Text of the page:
Directed by: Julien Temple
Countries & Regions: United Kingdom
Studio: British Film Institute
Length: 128 mins
Region: Region 2
Released: 29 October 2012
Cat No: BFIVD968
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London: The Modern Babylon
Documentary about the history of London from filmmaker Julien Temple. Beginning in the early 20th century and covering up to the winning... Read More
Before any intervention, London is of course its own archive, an inexhaustible and constantly self-generating assembly of found footage, of multifarious and innumerable stories, whether public or personal, harsh or harmonious, difficult or delirious (and more often than not, a combination of all the foresaid). From architecture to activism, labour to leisure and wealth to worsening conditions, its role as a vessel, a repository of endless event, is perhaps unmatched. It can make a fair claim to being the one lasting and continuous ‘world’ metropolis, because its argument extends centuries back in time and because, as the generator of the largest empire the world has yet endured, it truly does contain the global, in its post-colonial population and its impact. A city that seems to have moored on these islands but one that is owned by all who roam the earth’s solitary surface, it is a place whose telling relates far more than its geographical footprint.
Prompted by the 2012 jamboree but reaching back a hundred years, Julien Temple’s suitably multi-faceted sound and image collage both acknowledges and embodies all of the above. With its picture line drawn out of the widest possible base, from home movies to adverts, film clips to TV and all points in between, it seeks to present not a totality but the implication of panopticon vision. Swooping across scales, decades, classes, communities and locations, it is measured by the variety of its media, the fecundity of its form and the dizzying diversity of its content.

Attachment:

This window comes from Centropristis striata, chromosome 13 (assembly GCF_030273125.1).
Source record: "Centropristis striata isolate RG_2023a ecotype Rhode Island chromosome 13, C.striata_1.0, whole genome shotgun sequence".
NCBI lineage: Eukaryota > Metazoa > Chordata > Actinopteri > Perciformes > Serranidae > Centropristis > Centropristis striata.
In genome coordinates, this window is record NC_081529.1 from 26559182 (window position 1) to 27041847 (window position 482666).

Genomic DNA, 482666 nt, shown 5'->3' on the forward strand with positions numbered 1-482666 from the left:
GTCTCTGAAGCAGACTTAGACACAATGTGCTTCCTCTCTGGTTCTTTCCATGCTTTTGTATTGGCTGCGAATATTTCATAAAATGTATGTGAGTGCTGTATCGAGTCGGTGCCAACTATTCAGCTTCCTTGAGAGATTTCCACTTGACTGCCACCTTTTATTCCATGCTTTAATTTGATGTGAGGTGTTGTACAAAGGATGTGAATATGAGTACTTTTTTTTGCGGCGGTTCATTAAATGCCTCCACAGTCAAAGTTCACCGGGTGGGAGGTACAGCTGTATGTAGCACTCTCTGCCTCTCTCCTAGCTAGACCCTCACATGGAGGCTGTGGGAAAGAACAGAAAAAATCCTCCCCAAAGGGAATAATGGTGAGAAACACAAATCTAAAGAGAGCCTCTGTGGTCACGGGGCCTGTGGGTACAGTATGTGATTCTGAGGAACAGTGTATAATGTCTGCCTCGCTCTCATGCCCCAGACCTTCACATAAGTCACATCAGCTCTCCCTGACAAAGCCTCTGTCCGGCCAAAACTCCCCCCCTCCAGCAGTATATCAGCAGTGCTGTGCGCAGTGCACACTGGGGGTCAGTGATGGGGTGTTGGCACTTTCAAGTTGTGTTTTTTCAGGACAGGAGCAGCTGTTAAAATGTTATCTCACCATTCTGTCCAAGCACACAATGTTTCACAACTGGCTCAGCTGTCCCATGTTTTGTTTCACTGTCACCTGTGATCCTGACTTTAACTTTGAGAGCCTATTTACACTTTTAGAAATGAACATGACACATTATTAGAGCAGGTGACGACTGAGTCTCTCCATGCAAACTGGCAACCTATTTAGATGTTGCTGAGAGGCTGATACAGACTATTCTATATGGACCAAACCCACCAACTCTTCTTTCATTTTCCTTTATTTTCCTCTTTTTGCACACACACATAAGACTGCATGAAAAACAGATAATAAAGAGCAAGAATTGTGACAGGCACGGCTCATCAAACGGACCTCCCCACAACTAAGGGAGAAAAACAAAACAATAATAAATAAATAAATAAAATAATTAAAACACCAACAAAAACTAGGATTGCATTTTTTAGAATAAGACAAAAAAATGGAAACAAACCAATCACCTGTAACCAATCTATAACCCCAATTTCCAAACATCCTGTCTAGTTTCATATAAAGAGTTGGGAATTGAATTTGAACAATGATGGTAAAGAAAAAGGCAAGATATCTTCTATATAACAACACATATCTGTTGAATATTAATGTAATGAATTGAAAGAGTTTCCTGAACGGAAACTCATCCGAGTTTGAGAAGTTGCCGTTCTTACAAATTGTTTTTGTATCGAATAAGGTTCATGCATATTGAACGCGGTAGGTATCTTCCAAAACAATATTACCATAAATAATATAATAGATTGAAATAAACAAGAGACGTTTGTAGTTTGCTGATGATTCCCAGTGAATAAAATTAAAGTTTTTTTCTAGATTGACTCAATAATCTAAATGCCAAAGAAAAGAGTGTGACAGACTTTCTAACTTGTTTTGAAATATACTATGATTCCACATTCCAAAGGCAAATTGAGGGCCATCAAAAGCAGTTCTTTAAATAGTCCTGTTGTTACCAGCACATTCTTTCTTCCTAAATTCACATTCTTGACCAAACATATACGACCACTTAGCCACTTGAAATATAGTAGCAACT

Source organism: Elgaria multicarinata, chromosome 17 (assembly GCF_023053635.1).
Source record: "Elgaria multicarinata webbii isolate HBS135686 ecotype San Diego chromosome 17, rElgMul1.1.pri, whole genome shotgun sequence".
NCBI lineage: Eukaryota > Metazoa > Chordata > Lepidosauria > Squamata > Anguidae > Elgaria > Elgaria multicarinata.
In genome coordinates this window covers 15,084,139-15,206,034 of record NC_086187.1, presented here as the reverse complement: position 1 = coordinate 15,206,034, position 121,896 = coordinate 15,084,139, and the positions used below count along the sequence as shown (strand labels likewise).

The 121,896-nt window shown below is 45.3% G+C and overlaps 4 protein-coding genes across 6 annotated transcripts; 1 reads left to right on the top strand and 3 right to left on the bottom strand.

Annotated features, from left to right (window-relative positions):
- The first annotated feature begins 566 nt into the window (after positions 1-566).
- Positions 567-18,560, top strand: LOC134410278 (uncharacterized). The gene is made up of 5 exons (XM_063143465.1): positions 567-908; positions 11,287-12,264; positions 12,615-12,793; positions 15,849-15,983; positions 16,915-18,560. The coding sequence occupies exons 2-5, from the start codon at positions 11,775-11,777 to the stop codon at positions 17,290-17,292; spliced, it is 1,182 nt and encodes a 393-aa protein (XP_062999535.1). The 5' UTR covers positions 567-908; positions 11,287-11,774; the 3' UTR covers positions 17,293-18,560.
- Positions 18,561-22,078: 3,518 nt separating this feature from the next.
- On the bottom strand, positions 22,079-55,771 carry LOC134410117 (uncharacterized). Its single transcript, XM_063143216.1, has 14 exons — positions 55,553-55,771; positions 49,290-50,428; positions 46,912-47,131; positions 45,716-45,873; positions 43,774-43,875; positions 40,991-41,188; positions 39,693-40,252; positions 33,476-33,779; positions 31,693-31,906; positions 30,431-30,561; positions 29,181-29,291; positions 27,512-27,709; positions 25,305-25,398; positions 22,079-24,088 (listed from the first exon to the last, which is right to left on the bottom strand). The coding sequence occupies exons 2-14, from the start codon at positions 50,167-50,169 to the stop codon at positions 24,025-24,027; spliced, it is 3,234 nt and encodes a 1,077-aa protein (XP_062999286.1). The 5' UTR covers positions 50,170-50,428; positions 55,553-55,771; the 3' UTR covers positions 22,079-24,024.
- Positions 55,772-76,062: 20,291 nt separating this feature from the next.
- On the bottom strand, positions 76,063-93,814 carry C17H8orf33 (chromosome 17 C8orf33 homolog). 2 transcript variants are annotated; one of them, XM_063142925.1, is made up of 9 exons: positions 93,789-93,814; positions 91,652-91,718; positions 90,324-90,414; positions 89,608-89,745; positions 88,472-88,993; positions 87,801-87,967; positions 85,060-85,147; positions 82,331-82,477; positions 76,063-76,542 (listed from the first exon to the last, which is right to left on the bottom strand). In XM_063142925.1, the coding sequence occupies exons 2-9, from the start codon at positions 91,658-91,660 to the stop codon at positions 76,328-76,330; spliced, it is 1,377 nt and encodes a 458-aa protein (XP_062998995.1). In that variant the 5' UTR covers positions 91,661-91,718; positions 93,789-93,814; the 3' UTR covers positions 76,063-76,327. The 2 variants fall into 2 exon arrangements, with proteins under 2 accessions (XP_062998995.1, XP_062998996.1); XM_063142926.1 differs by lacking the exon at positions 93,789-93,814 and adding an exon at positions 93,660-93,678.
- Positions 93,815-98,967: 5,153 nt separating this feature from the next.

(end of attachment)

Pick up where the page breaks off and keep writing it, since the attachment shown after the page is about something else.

A portrait of the whole life – on whatever platform - of the moving image as much as it is a compendious century-long jukebox of popular music, it is threaded through by fresh interviews with all manner of Londoners, from the famous to the locally familiar, from the policy makers to the policy sufferers. For, as you might expect from his previous work in punk documentation, Temple’s take is a defiantly grass roots one, celebrating the resilient and the radical, not simply for its own sake but as the city’s very DNA, evidence of its ability constantly to reinvent itself and to avoid fossilisation, whether in morals, values or codes.
Punk here, in short, while apparent in a number of the song choices, means more than music. It’s an attitude, a way to resist and question power; and so the democracy of its looking and listening becomes inevitable. Therefore, and as in his previous films, Temple shows himself to be acutely sensitive to people in their place (that is, their frame of being, not the socially patronised); respecting both, he’s a fine portraitist.
Making and being made: both citizens and city effect these twin aspects of that belonging on each other. In a Mobius strip of interaction, London’s belonging is also a longing constantly to change and develop. Babylon it may be; Babel (more or less benign) it certainly is. This is a film that lets London tell its own tales, which are finally all our stories, wherever we may dwell.